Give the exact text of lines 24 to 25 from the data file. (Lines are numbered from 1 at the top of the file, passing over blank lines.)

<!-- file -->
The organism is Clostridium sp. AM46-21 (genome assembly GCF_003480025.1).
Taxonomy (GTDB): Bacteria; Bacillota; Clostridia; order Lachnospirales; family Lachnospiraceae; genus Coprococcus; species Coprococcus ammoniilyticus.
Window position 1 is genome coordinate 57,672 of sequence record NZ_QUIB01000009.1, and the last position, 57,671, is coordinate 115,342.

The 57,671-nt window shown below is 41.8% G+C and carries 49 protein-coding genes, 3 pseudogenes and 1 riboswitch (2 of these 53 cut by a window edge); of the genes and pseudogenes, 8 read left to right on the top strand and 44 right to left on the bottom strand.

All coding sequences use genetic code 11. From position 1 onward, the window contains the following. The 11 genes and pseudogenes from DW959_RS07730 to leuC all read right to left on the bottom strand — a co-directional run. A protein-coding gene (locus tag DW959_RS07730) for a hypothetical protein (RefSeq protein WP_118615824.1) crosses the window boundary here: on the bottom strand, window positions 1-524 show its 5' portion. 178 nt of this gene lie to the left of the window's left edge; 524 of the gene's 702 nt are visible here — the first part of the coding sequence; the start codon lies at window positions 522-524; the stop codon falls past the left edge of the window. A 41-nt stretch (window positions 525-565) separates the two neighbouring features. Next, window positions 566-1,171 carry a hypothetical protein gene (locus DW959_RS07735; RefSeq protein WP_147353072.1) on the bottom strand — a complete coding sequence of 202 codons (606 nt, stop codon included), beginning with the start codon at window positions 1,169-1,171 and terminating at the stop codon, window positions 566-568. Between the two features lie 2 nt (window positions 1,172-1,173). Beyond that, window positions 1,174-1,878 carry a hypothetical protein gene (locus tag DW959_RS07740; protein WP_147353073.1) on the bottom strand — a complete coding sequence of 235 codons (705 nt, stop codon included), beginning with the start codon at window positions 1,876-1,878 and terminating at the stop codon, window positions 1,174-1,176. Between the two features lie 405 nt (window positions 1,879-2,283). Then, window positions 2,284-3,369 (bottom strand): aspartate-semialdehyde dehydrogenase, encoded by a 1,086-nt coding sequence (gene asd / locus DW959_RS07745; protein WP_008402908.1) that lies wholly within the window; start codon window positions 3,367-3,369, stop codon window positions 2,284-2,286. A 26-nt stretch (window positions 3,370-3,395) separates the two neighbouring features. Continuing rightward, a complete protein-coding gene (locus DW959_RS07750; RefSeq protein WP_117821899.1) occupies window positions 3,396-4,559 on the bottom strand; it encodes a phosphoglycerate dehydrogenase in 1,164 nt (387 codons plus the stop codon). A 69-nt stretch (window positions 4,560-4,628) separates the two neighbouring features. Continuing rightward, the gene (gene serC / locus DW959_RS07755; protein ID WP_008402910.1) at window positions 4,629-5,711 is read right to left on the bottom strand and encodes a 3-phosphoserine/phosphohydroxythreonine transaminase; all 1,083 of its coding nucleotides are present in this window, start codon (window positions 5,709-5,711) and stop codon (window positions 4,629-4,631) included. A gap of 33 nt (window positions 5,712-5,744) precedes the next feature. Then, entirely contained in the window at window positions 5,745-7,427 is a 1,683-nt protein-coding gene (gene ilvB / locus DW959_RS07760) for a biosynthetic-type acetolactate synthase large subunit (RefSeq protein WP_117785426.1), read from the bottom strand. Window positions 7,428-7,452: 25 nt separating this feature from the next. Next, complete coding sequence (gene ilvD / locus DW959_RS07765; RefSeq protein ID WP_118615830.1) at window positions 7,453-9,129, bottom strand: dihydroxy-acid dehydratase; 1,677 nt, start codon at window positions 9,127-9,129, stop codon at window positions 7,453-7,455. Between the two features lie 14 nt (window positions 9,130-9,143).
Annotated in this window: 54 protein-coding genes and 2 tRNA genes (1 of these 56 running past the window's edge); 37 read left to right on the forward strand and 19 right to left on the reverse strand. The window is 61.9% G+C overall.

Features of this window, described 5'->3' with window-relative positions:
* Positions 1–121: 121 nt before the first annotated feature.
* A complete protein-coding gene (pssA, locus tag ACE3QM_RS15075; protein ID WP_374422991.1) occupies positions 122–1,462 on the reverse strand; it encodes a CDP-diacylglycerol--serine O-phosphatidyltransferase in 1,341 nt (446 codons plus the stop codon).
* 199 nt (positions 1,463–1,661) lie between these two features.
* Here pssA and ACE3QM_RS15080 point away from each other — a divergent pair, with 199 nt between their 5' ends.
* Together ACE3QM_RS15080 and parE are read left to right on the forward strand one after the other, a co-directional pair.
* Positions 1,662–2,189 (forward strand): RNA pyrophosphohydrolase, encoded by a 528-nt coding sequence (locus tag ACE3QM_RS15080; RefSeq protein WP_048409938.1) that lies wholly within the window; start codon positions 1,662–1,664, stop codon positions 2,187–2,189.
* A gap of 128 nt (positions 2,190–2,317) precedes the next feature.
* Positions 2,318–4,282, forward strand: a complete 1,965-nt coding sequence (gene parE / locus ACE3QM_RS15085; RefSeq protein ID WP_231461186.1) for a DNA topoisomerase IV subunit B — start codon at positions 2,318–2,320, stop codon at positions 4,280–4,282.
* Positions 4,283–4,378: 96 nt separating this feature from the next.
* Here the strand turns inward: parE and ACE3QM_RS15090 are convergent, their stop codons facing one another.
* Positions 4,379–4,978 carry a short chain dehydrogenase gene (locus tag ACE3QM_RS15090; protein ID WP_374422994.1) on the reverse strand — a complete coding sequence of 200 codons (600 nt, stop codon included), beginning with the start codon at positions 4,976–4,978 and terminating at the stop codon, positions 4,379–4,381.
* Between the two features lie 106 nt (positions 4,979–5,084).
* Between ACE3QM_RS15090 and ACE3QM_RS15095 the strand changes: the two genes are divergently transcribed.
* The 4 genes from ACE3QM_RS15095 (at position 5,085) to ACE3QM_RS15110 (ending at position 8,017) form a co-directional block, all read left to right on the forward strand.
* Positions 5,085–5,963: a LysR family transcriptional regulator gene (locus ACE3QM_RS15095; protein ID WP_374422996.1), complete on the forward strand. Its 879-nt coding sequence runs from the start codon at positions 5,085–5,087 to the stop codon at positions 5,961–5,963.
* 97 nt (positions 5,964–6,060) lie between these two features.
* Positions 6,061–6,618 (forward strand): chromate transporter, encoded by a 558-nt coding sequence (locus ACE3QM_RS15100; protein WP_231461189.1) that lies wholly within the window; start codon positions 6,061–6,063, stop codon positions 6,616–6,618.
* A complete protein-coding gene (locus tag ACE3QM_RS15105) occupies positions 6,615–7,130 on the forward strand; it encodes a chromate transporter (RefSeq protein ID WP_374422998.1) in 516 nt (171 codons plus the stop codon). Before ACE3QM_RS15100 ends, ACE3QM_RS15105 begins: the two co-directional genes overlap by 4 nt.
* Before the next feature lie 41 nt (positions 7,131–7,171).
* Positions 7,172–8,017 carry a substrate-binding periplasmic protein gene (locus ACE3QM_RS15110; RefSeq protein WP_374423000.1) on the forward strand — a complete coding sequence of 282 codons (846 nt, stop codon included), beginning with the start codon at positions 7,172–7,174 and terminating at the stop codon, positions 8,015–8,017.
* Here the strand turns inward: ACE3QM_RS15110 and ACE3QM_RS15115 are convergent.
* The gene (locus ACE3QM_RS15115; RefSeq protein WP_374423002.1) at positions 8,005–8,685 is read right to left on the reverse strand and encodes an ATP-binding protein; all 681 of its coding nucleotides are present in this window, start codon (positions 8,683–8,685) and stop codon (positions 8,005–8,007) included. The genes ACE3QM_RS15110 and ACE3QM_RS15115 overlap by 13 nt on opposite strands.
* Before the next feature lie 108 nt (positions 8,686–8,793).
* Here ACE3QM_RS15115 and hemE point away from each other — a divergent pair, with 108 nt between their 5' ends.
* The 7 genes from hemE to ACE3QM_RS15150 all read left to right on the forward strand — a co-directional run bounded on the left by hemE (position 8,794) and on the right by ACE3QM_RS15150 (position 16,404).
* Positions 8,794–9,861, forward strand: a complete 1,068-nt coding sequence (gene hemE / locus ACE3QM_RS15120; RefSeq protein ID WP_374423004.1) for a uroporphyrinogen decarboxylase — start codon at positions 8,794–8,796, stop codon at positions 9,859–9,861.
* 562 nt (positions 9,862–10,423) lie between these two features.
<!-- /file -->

* Positions 6,061–6,618 (forward strand): chromate transporter, encoded by a 558-nt coding sequence (locus ACE3QM_RS15100; protein WP_231461189.1) that lies wholly within the window; start codon positions 6,061–6,063, stop codon positions 6,616–6,618.
* A complete protein-coding gene (locus tag ACE3QM_RS15105) occupies positions 6,615–7,130 on the forward strand; it encodes a chromate transporter (RefSeq protein ID WP_374422998.1) in 516 nt (171 codons plus the stop codon). Before ACE3QM_RS15100 ends, ACE3QM_RS15105 begins: the two co-directional genes overlap by 4 nt.